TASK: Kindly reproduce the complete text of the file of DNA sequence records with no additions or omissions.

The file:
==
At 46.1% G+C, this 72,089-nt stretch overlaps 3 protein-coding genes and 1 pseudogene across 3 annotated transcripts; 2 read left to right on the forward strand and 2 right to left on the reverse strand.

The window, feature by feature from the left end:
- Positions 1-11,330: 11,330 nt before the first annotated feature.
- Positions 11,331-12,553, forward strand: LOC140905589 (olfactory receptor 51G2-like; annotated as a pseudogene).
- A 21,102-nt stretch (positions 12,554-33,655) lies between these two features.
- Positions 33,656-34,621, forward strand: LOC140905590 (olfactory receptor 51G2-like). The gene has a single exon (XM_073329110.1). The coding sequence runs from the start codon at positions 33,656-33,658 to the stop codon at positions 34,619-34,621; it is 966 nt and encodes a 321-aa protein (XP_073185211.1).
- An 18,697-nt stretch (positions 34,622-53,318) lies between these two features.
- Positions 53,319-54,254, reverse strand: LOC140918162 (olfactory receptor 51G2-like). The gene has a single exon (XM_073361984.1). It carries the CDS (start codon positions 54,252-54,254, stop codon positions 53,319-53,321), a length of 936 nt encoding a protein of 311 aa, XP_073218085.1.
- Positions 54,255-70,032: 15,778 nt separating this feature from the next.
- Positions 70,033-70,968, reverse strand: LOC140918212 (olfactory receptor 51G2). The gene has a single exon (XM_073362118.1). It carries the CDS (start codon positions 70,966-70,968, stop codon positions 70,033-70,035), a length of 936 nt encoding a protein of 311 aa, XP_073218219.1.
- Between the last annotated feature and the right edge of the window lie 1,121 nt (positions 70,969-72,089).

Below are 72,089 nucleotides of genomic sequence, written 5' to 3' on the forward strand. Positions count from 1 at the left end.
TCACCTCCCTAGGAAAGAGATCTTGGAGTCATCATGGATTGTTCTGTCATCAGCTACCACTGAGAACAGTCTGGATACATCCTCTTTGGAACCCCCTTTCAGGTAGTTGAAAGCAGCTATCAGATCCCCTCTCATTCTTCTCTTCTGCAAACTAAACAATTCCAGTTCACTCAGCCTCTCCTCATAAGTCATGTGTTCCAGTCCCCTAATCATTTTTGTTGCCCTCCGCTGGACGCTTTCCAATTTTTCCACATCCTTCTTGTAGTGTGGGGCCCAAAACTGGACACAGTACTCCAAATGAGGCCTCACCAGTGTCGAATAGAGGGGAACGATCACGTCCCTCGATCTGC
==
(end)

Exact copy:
At 46.1% G+C, this 72,089-nt stretch overlaps 3 protein-coding genes and 1 pseudogene across 3 annotated transcripts; 2 read left to right on the forward strand and 2 right to left on the reverse strand.

The window, feature by feature from the left end:
- Positions 1-11,330: 11,330 nt before the first annotated feature.
- Positions 11,331-12,553, forward strand: LOC140905589 (olfactory receptor 51G2-like; annotated as a pseudogene).
- A 21,102-nt stretch (positions 12,554-33,655) lies between these two features.
- Positions 33,656-34,621, forward strand: LOC140905590 (olfactory receptor 51G2-like). The gene has a single exon (XM_073329110.1). The coding sequence runs from the start codon at positions 33,656-33,658 to the stop codon at positions 34,619-34,621; it is 966 nt and encodes a 321-aa protein (XP_073185211.1).
- An 18,697-nt stretch (positions 34,622-53,318) lies between these two features.
- Positions 53,319-54,254, reverse strand: LOC140918162 (olfactory receptor 51G2-like). The gene has a single exon (XM_073361984.1). It carries the CDS (start codon positions 54,252-54,254, stop codon positions 53,319-53,321), a length of 936 nt encoding a protein of 311 aa, XP_073218085.1.
- Positions 54,255-70,032: 15,778 nt separating this feature from the next.
- Positions 70,033-70,968, reverse strand: LOC140918212 (olfactory receptor 51G2). The gene has a single exon (XM_073362118.1). It carries the CDS (start codon positions 70,966-70,968, stop codon positions 70,033-70,035), a length of 936 nt encoding a protein of 311 aa, XP_073218219.1.
- Between the last annotated feature and the right edge of the window lie 1,121 nt (positions 70,969-72,089).

Below are 72,089 nucleotides of genomic sequence, written 5' to 3' on the forward strand. Positions count from 1 at the left end.
TCACCTCCCTAGGAAAGAGATCTTGGAGTCATCATGGATTGTTCTGTCATCAGCTACCACTGAGAACAGTCTGGATACATCCTCTTTGGAACCCCCTTTCAGGTAGTTGAAAGCAGCTATCAGATCCCCTCTCATTCTTCTCTTCTGCAAACTAAACAATTCCAGTTCACTCAGCCTCTCCTCATAAGTCATGTGTTCCAGTCCCCTAATCATTTTTGTTGCCCTCCGCTGGACGCTTTCCAATTTTTCCACATCCTTCTTGTAGTGTGGGGCCCAAAACTGGACACAGTACTCCAAATGAGGCCTCACCAGTGTCGAATAGAGGGGAACGATCACGTCCCTCGATCTGC